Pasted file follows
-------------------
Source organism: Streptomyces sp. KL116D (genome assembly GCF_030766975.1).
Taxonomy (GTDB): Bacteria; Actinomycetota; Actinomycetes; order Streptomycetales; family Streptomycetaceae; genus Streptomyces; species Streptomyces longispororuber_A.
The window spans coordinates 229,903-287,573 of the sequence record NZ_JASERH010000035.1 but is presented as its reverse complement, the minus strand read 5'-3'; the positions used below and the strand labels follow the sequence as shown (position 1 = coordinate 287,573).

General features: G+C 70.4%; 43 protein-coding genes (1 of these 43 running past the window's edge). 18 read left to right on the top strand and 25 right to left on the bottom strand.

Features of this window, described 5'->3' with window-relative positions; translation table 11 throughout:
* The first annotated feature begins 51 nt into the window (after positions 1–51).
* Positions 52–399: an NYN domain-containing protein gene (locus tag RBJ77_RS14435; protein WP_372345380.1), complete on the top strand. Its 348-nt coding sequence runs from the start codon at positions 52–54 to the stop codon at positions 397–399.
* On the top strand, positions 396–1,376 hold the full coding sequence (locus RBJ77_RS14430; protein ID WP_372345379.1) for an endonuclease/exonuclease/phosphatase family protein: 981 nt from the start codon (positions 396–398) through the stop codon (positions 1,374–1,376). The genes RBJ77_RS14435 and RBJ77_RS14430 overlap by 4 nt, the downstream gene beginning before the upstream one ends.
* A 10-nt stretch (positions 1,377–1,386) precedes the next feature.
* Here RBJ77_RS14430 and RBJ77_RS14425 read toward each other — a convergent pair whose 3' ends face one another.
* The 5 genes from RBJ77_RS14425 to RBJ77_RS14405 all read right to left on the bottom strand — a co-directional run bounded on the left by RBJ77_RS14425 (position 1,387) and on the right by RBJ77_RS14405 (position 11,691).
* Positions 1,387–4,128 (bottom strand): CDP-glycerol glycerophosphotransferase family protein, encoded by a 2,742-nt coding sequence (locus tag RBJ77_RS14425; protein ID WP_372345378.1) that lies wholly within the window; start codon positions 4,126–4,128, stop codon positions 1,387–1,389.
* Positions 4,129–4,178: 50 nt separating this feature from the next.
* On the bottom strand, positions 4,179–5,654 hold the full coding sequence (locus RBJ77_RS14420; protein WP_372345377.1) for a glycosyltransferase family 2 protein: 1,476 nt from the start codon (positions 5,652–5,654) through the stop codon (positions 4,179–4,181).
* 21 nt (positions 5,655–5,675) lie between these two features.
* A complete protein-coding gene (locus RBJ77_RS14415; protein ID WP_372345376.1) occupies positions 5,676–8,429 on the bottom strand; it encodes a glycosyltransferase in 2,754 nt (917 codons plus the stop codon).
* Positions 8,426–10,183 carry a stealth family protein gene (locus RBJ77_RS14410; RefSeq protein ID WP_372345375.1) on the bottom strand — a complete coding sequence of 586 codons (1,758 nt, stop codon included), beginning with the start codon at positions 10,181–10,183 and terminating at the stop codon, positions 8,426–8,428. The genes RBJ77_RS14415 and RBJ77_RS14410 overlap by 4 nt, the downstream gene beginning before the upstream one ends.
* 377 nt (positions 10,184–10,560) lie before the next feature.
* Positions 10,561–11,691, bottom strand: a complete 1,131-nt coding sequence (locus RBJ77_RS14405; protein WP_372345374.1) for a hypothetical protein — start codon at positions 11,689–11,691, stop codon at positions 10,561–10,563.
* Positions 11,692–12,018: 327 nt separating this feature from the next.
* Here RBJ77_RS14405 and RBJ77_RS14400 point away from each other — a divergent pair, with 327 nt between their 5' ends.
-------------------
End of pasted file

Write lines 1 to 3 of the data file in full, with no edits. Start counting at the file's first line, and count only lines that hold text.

Source organism: Streptomyces sp. KL116D (genome assembly GCF_030766975.1).
Taxonomy (GTDB): Bacteria; Actinomycetota; Actinomycetes; order Streptomycetales; family Streptomycetaceae; genus Streptomyces; species Streptomyces longispororuber_A.
The window spans coordinates 229,903-287,573 of the sequence record NZ_JASERH010000035.1 but is presented as its reverse complement, the minus strand read 5'-3'; the positions used below and the strand labels follow the sequence as shown (position 1 = coordinate 287,573).